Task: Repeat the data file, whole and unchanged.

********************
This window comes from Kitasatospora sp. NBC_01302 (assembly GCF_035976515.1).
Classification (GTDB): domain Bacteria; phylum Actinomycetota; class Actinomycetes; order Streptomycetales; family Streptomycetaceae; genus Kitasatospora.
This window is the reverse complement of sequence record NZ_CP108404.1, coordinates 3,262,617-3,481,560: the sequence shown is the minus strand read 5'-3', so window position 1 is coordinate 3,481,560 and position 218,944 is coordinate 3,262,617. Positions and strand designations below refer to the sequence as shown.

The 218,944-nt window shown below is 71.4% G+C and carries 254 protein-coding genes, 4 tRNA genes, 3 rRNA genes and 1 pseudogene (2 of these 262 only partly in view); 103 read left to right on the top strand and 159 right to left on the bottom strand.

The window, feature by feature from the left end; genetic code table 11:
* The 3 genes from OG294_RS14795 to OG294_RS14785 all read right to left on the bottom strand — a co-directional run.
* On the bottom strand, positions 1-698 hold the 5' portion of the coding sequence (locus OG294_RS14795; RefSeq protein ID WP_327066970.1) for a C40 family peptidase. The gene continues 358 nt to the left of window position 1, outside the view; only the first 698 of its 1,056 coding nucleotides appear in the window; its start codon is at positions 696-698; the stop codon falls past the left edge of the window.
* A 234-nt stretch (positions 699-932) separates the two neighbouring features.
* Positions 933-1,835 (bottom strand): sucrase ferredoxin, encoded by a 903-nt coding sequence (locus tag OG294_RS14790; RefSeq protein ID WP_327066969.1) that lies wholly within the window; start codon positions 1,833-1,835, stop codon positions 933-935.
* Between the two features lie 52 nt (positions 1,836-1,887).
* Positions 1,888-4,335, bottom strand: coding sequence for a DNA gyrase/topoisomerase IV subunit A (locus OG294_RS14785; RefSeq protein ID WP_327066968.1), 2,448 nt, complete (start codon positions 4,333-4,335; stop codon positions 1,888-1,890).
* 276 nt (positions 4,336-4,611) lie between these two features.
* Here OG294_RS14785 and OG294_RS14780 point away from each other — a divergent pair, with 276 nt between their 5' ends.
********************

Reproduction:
This window comes from Kitasatospora sp. NBC_01302 (assembly GCF_035976515.1).
Classification (GTDB): domain Bacteria; phylum Actinomycetota; class Actinomycetes; order Streptomycetales; family Streptomycetaceae; genus Kitasatospora.
This window is the reverse complement of sequence record NZ_CP108404.1, coordinates 3,262,617-3,481,560: the sequence shown is the minus strand read 5'-3', so window position 1 is coordinate 3,481,560 and position 218,944 is coordinate 3,262,617. Positions and strand designations below refer to the sequence as shown.

The 218,944-nt window shown below is 71.4% G+C and carries 254 protein-coding genes, 4 tRNA genes, 3 rRNA genes and 1 pseudogene (2 of these 262 only partly in view); 103 read left to right on the top strand and 159 right to left on the bottom strand.

The window, feature by feature from the left end; genetic code table 11:
* The 3 genes from OG294_RS14795 to OG294_RS14785 all read right to left on the bottom strand — a co-directional run.
* On the bottom strand, positions 1-698 hold the 5' portion of the coding sequence (locus OG294_RS14795; RefSeq protein ID WP_327066970.1) for a C40 family peptidase. The gene continues 358 nt to the left of window position 1, outside the view; only the first 698 of its 1,056 coding nucleotides appear in the window; its start codon is at positions 696-698; the stop codon falls past the left edge of the window.
* A 234-nt stretch (positions 699-932) separates the two neighbouring features.
* Positions 933-1,835 (bottom strand): sucrase ferredoxin, encoded by a 903-nt coding sequence (locus tag OG294_RS14790; RefSeq protein ID WP_327066969.1) that lies wholly within the window; start codon positions 1,833-1,835, stop codon positions 933-935.
* Between the two features lie 52 nt (positions 1,836-1,887).
* Positions 1,888-4,335, bottom strand: coding sequence for a DNA gyrase/topoisomerase IV subunit A (locus OG294_RS14785; RefSeq protein ID WP_327066968.1), 2,448 nt, complete (start codon positions 4,333-4,335; stop codon positions 1,888-1,890).
* 276 nt (positions 4,336-4,611) lie between these two features.
* Here OG294_RS14785 and OG294_RS14780 point away from each other — a divergent pair, with 276 nt between their 5' ends.